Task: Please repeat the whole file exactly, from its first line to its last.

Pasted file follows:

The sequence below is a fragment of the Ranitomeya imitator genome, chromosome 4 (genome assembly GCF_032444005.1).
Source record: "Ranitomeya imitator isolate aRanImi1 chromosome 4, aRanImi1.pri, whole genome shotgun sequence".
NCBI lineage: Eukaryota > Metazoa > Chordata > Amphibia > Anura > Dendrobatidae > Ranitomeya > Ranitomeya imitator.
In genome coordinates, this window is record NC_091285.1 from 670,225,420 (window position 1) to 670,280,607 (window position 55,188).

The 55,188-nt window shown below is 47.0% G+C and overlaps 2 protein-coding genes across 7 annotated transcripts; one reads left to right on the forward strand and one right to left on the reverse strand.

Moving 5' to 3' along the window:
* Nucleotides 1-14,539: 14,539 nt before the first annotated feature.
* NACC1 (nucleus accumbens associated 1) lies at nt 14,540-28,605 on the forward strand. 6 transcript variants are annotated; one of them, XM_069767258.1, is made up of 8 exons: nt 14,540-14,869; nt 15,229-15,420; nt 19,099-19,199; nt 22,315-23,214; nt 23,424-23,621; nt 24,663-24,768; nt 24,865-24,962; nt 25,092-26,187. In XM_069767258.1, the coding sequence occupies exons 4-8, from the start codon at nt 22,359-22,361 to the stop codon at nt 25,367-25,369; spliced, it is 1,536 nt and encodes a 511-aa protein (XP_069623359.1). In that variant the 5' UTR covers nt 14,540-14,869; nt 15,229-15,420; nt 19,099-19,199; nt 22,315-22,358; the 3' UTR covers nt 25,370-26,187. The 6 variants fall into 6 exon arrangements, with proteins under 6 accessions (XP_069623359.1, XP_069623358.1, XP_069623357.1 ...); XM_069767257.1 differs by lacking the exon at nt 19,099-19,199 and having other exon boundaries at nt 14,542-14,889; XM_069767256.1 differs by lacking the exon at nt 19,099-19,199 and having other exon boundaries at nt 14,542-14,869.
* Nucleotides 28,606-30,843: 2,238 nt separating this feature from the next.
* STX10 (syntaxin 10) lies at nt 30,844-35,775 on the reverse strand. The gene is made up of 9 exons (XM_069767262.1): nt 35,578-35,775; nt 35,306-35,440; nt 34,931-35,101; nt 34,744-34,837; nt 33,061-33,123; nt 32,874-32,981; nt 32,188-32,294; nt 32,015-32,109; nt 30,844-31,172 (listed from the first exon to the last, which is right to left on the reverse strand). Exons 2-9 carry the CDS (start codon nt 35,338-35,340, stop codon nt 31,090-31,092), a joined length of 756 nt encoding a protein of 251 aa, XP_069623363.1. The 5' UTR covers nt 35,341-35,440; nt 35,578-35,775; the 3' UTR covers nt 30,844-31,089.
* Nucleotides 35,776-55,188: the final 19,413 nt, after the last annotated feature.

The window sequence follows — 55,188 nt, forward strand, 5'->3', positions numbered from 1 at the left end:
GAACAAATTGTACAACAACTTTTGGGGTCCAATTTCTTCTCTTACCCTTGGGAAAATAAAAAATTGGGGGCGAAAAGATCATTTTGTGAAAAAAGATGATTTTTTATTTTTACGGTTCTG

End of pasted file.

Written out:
The sequence below is a fragment of the Ranitomeya imitator genome, chromosome 4 (genome assembly GCF_032444005.1).
Source record: "Ranitomeya imitator isolate aRanImi1 chromosome 4, aRanImi1.pri, whole genome shotgun sequence".
NCBI lineage: Eukaryota > Metazoa > Chordata > Amphibia > Anura > Dendrobatidae > Ranitomeya > Ranitomeya imitator.
In genome coordinates, this window is record NC_091285.1 from 670,225,420 (window position 1) to 670,280,607 (window position 55,188).

The 55,188-nt window shown below is 47.0% G+C and overlaps 2 protein-coding genes across 7 annotated transcripts; one reads left to right on the forward strand and one right to left on the reverse strand.

Moving 5' to 3' along the window:
* Nucleotides 1-14,539: 14,539 nt before the first annotated feature.
* NACC1 (nucleus accumbens associated 1) lies at nt 14,540-28,605 on the forward strand. 6 transcript variants are annotated; one of them, XM_069767258.1, is made up of 8 exons: nt 14,540-14,869; nt 15,229-15,420; nt 19,099-19,199; nt 22,315-23,214; nt 23,424-23,621; nt 24,663-24,768; nt 24,865-24,962; nt 25,092-26,187. In XM_069767258.1, the coding sequence occupies exons 4-8, from the start codon at nt 22,359-22,361 to the stop codon at nt 25,367-25,369; spliced, it is 1,536 nt and encodes a 511-aa protein (XP_069623359.1). In that variant the 5' UTR covers nt 14,540-14,869; nt 15,229-15,420; nt 19,099-19,199; nt 22,315-22,358; the 3' UTR covers nt 25,370-26,187. The 6 variants fall into 6 exon arrangements, with proteins under 6 accessions (XP_069623359.1, XP_069623358.1, XP_069623357.1 ...); XM_069767257.1 differs by lacking the exon at nt 19,099-19,199 and having other exon boundaries at nt 14,542-14,889; XM_069767256.1 differs by lacking the exon at nt 19,099-19,199 and having other exon boundaries at nt 14,542-14,869.
* Nucleotides 28,606-30,843: 2,238 nt separating this feature from the next.
* STX10 (syntaxin 10) lies at nt 30,844-35,775 on the reverse strand. The gene is made up of 9 exons (XM_069767262.1): nt 35,578-35,775; nt 35,306-35,440; nt 34,931-35,101; nt 34,744-34,837; nt 33,061-33,123; nt 32,874-32,981; nt 32,188-32,294; nt 32,015-32,109; nt 30,844-31,172 (listed from the first exon to the last, which is right to left on the reverse strand). Exons 2-9 carry the CDS (start codon nt 35,338-35,340, stop codon nt 31,090-31,092), a joined length of 756 nt encoding a protein of 251 aa, XP_069623363.1. The 5' UTR covers nt 35,341-35,440; nt 35,578-35,775; the 3' UTR covers nt 30,844-31,089.
* Nucleotides 35,776-55,188: the final 19,413 nt, after the last annotated feature.

The window sequence follows — 55,188 nt, forward strand, 5'->3', positions numbered from 1 at the left end:
GAACAAATTGTACAACAACTTTTGGGGTCCAATTTCTTCTCTTACCCTTGGGAAAATAAAAAATTGGGGGCGAAAAGATCATTTTGTGAAAAAAGATGATTTTTTATTTTTACGGTTCTG